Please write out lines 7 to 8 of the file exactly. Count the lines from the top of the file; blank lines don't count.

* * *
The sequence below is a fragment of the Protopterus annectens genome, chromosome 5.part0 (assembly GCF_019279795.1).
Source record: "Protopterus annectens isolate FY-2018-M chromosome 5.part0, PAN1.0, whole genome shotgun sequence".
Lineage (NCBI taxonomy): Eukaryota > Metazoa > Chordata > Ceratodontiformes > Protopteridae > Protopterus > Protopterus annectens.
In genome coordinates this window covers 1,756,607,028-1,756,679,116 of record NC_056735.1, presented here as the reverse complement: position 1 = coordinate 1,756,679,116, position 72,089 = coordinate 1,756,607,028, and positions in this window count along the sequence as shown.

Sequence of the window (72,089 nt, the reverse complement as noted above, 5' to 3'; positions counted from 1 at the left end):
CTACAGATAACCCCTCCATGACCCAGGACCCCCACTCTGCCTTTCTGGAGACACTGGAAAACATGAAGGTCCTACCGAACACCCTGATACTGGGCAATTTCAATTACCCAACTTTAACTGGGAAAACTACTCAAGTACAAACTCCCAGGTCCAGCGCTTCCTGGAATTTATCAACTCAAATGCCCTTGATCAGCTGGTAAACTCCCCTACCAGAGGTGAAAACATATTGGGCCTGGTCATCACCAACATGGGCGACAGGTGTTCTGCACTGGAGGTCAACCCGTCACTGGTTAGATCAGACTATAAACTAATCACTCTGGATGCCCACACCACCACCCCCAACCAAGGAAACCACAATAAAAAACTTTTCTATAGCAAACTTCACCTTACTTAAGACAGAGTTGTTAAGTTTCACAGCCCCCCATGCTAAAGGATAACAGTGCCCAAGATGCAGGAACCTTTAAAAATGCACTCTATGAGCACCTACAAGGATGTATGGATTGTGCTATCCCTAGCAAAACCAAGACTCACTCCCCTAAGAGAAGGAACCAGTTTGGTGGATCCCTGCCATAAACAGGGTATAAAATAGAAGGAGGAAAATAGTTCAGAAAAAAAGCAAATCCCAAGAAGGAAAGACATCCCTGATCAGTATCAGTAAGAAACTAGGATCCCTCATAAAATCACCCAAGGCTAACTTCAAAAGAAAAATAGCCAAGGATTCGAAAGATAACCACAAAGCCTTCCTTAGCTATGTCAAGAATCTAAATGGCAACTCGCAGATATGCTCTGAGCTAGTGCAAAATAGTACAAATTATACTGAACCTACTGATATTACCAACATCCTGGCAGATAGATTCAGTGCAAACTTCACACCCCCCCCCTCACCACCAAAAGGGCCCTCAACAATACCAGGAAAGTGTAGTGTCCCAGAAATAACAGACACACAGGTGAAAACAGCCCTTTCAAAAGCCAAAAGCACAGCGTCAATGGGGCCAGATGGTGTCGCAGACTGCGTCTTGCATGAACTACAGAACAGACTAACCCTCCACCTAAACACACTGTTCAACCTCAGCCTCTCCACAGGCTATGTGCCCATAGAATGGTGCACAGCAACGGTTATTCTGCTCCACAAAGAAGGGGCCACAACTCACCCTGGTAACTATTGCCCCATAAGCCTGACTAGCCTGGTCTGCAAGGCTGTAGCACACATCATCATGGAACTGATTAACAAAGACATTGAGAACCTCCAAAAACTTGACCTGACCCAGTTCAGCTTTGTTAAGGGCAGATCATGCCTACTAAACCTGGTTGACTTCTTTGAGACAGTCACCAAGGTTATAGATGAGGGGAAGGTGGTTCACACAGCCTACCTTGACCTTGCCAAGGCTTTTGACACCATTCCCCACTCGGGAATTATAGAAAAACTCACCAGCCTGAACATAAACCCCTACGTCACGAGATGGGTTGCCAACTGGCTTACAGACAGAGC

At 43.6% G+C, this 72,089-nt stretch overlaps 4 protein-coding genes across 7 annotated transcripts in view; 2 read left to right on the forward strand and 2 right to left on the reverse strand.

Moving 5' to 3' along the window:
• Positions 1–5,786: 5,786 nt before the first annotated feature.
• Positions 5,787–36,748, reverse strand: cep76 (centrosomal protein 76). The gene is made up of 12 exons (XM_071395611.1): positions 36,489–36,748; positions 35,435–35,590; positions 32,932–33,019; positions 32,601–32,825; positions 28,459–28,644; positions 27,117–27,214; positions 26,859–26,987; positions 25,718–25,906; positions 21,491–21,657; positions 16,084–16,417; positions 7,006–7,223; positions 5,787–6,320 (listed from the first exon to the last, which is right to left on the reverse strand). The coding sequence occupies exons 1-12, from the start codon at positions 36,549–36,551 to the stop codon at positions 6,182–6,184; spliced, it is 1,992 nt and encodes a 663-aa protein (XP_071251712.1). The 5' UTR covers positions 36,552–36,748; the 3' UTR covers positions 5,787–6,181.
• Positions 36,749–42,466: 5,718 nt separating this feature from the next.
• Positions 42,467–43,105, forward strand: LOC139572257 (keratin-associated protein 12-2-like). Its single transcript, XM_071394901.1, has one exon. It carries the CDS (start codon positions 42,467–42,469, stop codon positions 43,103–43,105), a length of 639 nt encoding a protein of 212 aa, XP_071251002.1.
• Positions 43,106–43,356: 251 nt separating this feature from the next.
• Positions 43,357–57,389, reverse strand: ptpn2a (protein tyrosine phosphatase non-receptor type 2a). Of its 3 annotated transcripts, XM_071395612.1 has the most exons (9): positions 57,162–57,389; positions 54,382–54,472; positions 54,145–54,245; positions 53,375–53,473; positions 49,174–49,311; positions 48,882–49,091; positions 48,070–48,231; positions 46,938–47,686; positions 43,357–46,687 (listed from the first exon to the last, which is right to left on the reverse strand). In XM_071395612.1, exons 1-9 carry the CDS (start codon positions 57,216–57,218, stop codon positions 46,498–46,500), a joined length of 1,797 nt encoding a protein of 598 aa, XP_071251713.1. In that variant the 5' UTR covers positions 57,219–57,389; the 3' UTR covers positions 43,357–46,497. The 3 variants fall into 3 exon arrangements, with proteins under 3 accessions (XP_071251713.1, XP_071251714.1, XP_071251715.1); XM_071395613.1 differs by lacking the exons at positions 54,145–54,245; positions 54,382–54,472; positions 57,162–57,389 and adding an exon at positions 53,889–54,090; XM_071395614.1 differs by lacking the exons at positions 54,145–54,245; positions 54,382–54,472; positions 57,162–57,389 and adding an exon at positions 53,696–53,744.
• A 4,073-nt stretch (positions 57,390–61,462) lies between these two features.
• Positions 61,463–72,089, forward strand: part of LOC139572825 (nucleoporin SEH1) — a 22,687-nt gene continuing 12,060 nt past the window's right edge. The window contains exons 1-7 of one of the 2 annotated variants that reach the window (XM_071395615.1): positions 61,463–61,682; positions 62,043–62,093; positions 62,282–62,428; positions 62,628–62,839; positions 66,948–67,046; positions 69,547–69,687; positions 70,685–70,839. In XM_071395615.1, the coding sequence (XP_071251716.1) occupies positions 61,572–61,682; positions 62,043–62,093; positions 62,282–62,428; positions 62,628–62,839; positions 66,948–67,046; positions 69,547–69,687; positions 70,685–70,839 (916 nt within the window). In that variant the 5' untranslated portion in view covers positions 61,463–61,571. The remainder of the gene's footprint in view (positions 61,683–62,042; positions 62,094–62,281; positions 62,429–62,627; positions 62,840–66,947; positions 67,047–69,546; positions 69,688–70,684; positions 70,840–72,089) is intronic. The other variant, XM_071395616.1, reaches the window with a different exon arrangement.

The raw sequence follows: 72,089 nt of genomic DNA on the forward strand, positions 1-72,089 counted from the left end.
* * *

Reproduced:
At 43.6% G+C, this 72,089-nt stretch overlaps 4 protein-coding genes across 7 annotated transcripts in view; 2 read left to right on the forward strand and 2 right to left on the reverse strand.

Moving 5' to 3' along the window: